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Reflections on our mental health during Pesach

By Rabbi Sa'ar Shaked

Before Pesach all of us are called to
prepare ourselves for the task of
cleaning before the festivity.

Yet, for some of us, the task which
should have been uplifting, becomes a
burden, an overwhelming experience of
never ending struggle against the dirt
and mess in our lives.

This is but one example of how we feel inside affects how we carry out religious traditions. Does the religious practice contribute to one’s mental health or put it at risk?

Judaism is a practical faith. Its organizing principle is not a set of beliefs but a set of deeds, repeating themselves depending on the week, the month and the year. In this sense, Judaism is equipped to provide predictability and continuity. Those two elements help in the creation of healthy routines. A main question in the Jewish tradition is – “Has the duty been fulfilled?” Sometimes, however, the deeds that are required – for example, the daily prayers, the keeping of the Sabbath, waiting between eating milk and meat, can create anxiety and distress if one feels they can’t conduct what is required.

One can certainly be assisted by clergy, who have been trained or ordained to help others put their issues within a religious context, yet – at the end of the day – making sense of your life is a task for the individual. How can religious life be of value to those who struggle with mental health?

The first step is to acknowledge that mental distress is part of being a human. Just being aware of how fragile and vulnerable we are, and the harsh conditions or experiences many of us have been through – all these are valid reasons for mental health conditions to develop. This is common. It’s not an indication of your personality. It is, however, an indication of your current resilience.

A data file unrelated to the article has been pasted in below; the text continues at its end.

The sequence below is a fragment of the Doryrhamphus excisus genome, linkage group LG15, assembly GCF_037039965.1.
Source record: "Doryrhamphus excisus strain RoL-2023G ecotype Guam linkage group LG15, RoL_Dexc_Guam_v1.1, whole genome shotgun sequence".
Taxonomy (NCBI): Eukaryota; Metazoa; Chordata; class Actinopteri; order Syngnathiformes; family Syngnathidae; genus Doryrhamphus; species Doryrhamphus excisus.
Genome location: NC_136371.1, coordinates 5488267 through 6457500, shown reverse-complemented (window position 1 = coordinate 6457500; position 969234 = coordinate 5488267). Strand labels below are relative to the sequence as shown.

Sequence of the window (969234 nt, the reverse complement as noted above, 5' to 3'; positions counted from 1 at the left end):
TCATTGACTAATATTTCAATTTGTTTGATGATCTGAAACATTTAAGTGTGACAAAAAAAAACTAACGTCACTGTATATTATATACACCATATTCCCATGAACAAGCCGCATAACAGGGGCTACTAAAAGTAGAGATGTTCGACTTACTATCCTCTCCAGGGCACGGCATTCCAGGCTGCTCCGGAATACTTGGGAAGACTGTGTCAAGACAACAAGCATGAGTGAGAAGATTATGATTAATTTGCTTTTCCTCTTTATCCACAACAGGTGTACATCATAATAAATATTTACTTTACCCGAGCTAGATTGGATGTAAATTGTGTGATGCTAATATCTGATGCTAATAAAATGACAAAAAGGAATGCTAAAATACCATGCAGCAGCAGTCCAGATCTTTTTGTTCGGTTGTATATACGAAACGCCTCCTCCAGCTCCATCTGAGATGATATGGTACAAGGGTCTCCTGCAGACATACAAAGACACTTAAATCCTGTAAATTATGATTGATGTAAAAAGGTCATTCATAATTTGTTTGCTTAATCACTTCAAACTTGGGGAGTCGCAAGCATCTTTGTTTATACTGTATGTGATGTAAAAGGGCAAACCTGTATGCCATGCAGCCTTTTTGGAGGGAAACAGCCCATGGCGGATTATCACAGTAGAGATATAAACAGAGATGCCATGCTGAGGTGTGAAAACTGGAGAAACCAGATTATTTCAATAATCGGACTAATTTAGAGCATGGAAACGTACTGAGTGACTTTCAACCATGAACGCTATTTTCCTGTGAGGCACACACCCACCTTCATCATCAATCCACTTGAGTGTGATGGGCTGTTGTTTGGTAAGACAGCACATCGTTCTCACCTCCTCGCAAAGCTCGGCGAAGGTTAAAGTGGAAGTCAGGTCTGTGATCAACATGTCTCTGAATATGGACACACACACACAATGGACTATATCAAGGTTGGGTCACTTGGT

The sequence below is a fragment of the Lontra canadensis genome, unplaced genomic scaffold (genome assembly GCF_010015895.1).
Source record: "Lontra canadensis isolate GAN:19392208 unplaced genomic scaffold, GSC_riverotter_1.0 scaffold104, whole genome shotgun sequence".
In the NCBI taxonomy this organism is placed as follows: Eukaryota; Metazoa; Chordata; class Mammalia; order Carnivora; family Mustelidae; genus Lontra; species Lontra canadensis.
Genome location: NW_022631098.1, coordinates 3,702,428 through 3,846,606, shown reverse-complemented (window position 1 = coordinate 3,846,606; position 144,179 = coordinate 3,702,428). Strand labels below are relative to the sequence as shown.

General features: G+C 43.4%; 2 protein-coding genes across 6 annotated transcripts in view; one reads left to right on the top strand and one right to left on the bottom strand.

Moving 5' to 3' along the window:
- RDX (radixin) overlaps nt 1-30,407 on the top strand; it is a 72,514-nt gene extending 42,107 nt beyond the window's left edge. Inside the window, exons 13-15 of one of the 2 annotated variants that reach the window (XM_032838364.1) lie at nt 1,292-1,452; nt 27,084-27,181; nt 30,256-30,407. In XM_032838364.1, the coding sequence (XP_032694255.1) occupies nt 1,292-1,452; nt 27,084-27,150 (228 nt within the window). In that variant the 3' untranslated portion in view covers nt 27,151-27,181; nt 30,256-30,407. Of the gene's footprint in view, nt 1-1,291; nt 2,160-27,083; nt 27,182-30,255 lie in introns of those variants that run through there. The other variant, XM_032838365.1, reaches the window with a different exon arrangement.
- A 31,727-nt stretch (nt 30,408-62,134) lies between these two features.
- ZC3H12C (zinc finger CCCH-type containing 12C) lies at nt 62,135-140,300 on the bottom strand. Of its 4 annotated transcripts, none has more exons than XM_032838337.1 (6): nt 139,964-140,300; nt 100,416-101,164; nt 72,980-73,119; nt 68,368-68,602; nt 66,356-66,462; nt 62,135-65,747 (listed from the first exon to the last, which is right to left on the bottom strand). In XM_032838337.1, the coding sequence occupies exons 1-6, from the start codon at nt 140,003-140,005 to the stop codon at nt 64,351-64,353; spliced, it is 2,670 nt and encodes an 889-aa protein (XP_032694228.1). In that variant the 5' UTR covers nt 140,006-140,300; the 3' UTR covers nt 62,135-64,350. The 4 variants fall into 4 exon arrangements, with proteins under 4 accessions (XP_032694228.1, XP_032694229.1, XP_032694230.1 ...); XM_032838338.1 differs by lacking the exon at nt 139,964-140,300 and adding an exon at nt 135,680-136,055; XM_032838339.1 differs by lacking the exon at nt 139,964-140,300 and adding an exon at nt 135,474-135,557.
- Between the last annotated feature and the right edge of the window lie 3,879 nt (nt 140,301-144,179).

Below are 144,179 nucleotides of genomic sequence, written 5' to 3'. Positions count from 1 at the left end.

The second step is to realise that these hard patches are not a mistake but fundamental aspects of one’s journey. It doesn’t make it fun or easy, but it makes it bearable, as it gives the suffering a context.

I can’t promise you that everything will work out for the good, but surely,we can ask for Divine help and guidance. Beyond all the obstacles, all the distractions, there is in us a living spark of the Divine light, even if at this moment I can’t feel it. It is there, and it guides me, as the path guides the wanderer. I can’t emphasize enough the healing power of this conviction. In the meantime, the only thing I can take responsibility for is my mental and emotional condition. It’s not easy or fun, but it is doable.

The Psalmist says – “My sacrifice, O God, is my broken spirit; a broken and contrite heart, you, God, will not despise.” (51:17). Jewish mysticism teaches us that nothing is more complete or whole than a broken heart. It is in this perfect imperfection that God calls us to wake up, it is in this brokenness that God calls us to reveal His light, bringing healing, comfort, stability, and strength to ourselves and to those we love

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